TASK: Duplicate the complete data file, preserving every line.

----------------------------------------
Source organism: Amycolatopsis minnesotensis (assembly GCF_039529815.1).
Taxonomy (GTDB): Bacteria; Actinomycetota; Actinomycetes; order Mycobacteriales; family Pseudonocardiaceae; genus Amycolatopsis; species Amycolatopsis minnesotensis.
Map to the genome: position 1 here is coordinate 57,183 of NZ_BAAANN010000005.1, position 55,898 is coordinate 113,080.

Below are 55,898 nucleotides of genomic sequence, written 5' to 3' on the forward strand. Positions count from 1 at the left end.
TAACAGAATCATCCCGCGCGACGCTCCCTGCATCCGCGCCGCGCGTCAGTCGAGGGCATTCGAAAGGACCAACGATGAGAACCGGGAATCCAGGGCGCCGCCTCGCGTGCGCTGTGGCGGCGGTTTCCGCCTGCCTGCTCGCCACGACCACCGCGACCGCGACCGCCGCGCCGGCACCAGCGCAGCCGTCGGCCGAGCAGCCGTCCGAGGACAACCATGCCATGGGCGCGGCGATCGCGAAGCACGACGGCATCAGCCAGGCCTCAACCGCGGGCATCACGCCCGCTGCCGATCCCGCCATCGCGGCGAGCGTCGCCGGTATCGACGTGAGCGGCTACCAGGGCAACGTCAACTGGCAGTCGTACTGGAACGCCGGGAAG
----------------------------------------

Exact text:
Source organism: Amycolatopsis minnesotensis (assembly GCF_039529815.1).
Taxonomy (GTDB): Bacteria; Actinomycetota; Actinomycetes; order Mycobacteriales; family Pseudonocardiaceae; genus Amycolatopsis; species Amycolatopsis minnesotensis.
Map to the genome: position 1 here is coordinate 57,183 of NZ_BAAANN010000005.1, position 55,898 is coordinate 113,080.

Below are 55,898 nucleotides of genomic sequence, written 5' to 3' on the forward strand. Positions count from 1 at the left end.
TAACAGAATCATCCCGCGCGACGCTCCCTGCATCCGCGCCGCGCGTCAGTCGAGGGCATTCGAAAGGACCAACGATGAGAACCGGGAATCCAGGGCGCCGCCTCGCGTGCGCTGTGGCGGCGGTTTCCGCCTGCCTGCTCGCCACGACCACCGCGACCGCGACCGCCGCGCCGGCACCAGCGCAGCCGTCGGCCGAGCAGCCGTCCGAGGACAACCATGCCATGGGCGCGGCGATCGCGAAGCACGACGGCATCAGCCAGGCCTCAACCGCGGGCATCACGCCCGCTGCCGATCCCGCCATCGCGGCGAGCGTCGCCGGTATCGACGTGAGCGGCTACCAGGGCAACGTCAACTGGCAGTCGTACTGGAACGCCGGGAAG